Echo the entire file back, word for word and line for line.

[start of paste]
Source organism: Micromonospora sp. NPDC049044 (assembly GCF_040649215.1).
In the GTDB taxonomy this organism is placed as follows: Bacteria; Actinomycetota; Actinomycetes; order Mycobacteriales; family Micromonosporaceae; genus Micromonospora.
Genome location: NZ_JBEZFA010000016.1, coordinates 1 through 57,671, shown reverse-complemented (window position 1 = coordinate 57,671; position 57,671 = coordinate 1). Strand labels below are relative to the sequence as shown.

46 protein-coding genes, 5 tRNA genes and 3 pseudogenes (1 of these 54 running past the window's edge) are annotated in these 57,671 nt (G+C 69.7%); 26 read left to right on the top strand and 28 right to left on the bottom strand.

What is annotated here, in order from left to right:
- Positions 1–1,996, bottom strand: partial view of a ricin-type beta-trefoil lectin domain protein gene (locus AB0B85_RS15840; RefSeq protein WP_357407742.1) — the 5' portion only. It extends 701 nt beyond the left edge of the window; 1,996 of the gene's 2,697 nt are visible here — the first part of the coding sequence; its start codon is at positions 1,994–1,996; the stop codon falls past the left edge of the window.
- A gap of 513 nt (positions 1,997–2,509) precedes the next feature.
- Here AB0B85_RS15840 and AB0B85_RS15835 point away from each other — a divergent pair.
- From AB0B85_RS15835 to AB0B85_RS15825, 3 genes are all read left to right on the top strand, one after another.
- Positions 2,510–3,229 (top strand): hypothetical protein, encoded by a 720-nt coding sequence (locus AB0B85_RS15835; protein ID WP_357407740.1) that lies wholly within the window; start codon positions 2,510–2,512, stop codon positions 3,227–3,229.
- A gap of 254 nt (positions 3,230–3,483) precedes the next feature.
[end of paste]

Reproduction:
Source organism: Micromonospora sp. NPDC049044 (assembly GCF_040649215.1).
In the GTDB taxonomy this organism is placed as follows: Bacteria; Actinomycetota; Actinomycetes; order Mycobacteriales; family Micromonosporaceae; genus Micromonospora.
Genome location: NZ_JBEZFA010000016.1, coordinates 1 through 57,671, shown reverse-complemented (window position 1 = coordinate 57,671; position 57,671 = coordinate 1). Strand labels below are relative to the sequence as shown.

46 protein-coding genes, 5 tRNA genes and 3 pseudogenes (1 of these 54 running past the window's edge) are annotated in these 57,671 nt (G+C 69.7%); 26 read left to right on the top strand and 28 right to left on the bottom strand.

What is annotated here, in order from left to right:
- Positions 1–1,996, bottom strand: partial view of a ricin-type beta-trefoil lectin domain protein gene (locus AB0B85_RS15840; RefSeq protein WP_357407742.1) — the 5' portion only. It extends 701 nt beyond the left edge of the window; 1,996 of the gene's 2,697 nt are visible here — the first part of the coding sequence; its start codon is at positions 1,994–1,996; the stop codon falls past the left edge of the window.
- A gap of 513 nt (positions 1,997–2,509) precedes the next feature.
- Here AB0B85_RS15840 and AB0B85_RS15835 point away from each other — a divergent pair.
- From AB0B85_RS15835 to AB0B85_RS15825, 3 genes are all read left to right on the top strand, one after another.
- Positions 2,510–3,229 (top strand): hypothetical protein, encoded by a 720-nt coding sequence (locus AB0B85_RS15835; protein ID WP_357407740.1) that lies wholly within the window; start codon positions 2,510–2,512, stop codon positions 3,227–3,229.
- A gap of 254 nt (positions 3,230–3,483) precedes the next feature.